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Response to abusers who drink

(6 Posts)
Thistledew Wed 12-Oct-11 14:38:02

and then blame their loss of control on the alcohol:

According to social anthropologist Kate Fox it is all in your mind, and that cultural expectations regarding how we expect alcohol to affect us are what causes disinhibition and aggression, not the drink itself.

Yet another reason to knock down the argument of "He didn't mean to hit me, it was only because he had had too much to drink".

izzywhizzysfritenite Wed 12-Oct-11 17:47:50

That is not the message I'm getting from the article you've linked to, and I support Kate Fox's view that it is our erroneous beliefs which provide the perfect excuse for anti-social behaviour.

Thistledew Thu 13-Oct-11 09:17:55

izzywizzy I think we are saying the same thing. I agree with what Kate Fox says, although I confess that prior to reading it I would have accepted the view that alcohol does make people less inhibited etc.

I know that many women justify staying with men who are abusive when they are drunk as they reason that "it is only the drink talking, he is not really like this".

This research further backs up the argument that no, he really is like that and is choosing to behave in that way to you.

garlicScaresVampires Thu 13-Oct-11 15:40:13

Yes, in vino veritas.

I realise that's not exactly what Fox is saying - but the effect's the same. Drink can't make you break your own moral code; what it can do is give you an excuse to act on your "secret" moral code, the one you don't like admitting to.

A peaceable person does not become violent because of drink. It's interesting that Fox's experiments showed hitters becoming violent when they only thought they were drunk! Though not surprising ... and presumably they had better aim?

izzywhizzysfritenite Thu 13-Oct-11 16:40:35

Please accept my grovelling apology Thistledew blush

I don't know how I came to read your post the wrong way but, of course, I can now see that you support Kate Fox's views and I deeply regret misinterpreting your comments.

IMO Kate Fox's work needs to be 'out there', not just for those who suffer alcohol related abuse but to challenge any belief that alcohol can be used to excuse violence.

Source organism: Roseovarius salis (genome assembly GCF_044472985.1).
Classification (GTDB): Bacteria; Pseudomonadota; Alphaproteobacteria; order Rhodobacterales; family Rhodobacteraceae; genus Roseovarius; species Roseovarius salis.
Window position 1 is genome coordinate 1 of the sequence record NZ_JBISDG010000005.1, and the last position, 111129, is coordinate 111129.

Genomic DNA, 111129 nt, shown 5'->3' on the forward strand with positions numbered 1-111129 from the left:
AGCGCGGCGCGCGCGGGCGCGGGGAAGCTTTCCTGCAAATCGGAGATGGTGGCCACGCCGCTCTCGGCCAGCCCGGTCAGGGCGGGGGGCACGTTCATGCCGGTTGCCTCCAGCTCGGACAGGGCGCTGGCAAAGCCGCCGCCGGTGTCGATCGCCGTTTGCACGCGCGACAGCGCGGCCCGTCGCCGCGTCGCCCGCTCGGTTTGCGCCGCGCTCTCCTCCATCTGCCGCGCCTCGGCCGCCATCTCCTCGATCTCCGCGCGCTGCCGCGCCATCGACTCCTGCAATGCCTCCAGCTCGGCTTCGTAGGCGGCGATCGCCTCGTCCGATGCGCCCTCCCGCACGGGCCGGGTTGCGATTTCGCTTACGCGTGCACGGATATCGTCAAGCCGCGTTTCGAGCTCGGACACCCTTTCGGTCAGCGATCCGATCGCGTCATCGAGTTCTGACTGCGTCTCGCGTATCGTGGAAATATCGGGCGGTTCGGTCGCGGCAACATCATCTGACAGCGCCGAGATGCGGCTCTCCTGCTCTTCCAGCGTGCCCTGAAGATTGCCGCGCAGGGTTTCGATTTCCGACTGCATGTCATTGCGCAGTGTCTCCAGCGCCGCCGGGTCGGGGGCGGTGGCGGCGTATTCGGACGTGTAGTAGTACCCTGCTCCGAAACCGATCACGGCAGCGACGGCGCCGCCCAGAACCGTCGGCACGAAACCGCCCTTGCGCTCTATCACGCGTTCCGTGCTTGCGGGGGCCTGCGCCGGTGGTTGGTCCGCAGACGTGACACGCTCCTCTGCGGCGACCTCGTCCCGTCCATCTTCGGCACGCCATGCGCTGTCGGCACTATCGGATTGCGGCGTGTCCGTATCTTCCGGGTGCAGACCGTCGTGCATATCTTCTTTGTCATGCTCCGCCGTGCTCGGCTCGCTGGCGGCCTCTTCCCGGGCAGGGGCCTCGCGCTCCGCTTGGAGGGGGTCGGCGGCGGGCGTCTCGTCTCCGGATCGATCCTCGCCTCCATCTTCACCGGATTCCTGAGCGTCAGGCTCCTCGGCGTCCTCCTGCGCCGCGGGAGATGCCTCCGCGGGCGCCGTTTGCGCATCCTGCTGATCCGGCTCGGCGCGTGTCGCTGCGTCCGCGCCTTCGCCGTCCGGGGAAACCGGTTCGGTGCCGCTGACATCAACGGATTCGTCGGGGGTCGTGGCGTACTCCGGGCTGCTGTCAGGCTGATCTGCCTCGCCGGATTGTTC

You've provided a link to a thought-provoking article which I believe deserves to be widely read and it occurs to me that your post is an excellent topic for AIBU, where I hope it will stimulate debate by a larger audience.

Perhaps you could rephrase the title of your post along the lines of 'AIBU to agree that alcohol does not excuse violence' or similar and re-post it on the other board?

With sincere apologies to you again, Izzy.


sunshineandbooks Thu 13-Oct-11 16:59:35

Good for Kate Fox! Lundy Bancroft said similar in his books, and I've from what I've seen played out in real life around me I'd say they're both right. I mean I spent best part of a decade getting seriously smashed on weekends, to the point where I'd do some pretty crazy things, including things that have left me a little embarrassed, but I never did anything that I was deeply ashamed of because I never acted out of character. All those embarrassing things I did were things that deep down I knew I was capable of when sober, even if I'd like to pretend otherwise.

The trouble is, it's so convenient to blame it on drink, isn't it. To some extent, and I know this is controversial, the same can be said of drug users. I've come across heroin addicts who will steal from their family and those who would never do that. Those who wouldn't rob friends/family would steal from shops or do other stupid things in their desperation to get a fix, but there was still a moral code there of sorts.

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